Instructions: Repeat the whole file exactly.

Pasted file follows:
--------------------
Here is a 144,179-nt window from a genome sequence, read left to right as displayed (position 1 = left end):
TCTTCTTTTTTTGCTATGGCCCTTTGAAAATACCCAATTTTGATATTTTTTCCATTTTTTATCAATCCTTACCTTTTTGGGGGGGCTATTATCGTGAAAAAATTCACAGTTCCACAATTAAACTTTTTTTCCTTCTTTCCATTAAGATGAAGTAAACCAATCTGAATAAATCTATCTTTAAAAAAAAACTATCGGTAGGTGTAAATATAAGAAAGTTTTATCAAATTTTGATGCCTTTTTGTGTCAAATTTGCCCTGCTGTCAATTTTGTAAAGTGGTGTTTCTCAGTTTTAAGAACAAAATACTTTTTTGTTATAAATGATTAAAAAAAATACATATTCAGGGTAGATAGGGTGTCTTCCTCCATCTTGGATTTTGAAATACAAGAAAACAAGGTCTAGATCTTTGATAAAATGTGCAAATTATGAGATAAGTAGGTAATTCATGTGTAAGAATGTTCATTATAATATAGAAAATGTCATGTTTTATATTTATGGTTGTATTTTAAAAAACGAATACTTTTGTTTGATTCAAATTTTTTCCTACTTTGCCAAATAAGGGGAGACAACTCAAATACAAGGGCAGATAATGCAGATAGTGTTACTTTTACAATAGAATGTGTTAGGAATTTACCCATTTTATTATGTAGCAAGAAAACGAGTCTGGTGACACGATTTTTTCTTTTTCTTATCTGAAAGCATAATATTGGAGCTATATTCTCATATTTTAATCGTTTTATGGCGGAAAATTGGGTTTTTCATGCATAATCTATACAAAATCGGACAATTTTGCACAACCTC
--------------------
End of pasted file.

Here is a 144,179-nt window from a genome sequence, read left to right as displayed (position 1 = left end):
TCTTCTTTTTTTGCTATGGCCCTTTGAAAATACCCAATTTTGATATTTTTTCCATTTTTTATCAATCCTTACCTTTTTGGGGGGGCTATTATCGTGAAAAAATTCACAGTTCCACAATTAAACTTTTTTTCCTTCTTTCCATTAAGATGAAGTAAACCAATCTGAATAAATCTATCTTTAAAAAAAAACTATCGGTAGGTGTAAATATAAGAAAGTTTTATCAAATTTTGATGCCTTTTTGTGTCAAATTTGCCCTGCTGTCAATTTTGTAAAGTGGTGTTTCTCAGTTTTAAGAACAAAATACTTTTTTGTTATAAATGATTAAAAAAAATACATATTCAGGGTAGATAGGGTGTCTTCCTCCATCTTGGATTTTGAAATACAAGAAAACAAGGTCTAGATCTTTGATAAAATGTGCAAATTATGAGATAAGTAGGTAATTCATGTGTAAGAATGTTCATTATAATATAGAAAATGTCATGTTTTATATTTATGGTTGTATTTTAAAAAACGAATACTTTTGTTTGATTCAAATTTTTTCCTACTTTGCCAAATAAGGGGAGACAACTCAAATACAAGGGCAGATAATGCAGATAGTGTTACTTTTACAATAGAATGTGTTAGGAATTTACCCATTTTATTATGTAGCAAGAAAACGAGTCTGGTGACACGATTTTTTCTTTTTCTTATCTGAAAGCATAATATTGGAGCTATATTCTCATATTTTAATCGTTTTATGGCGGAAAATTGGGTTTTTCATGCATAATCTATACAAAATCGGACAATTTTGCACAACCTC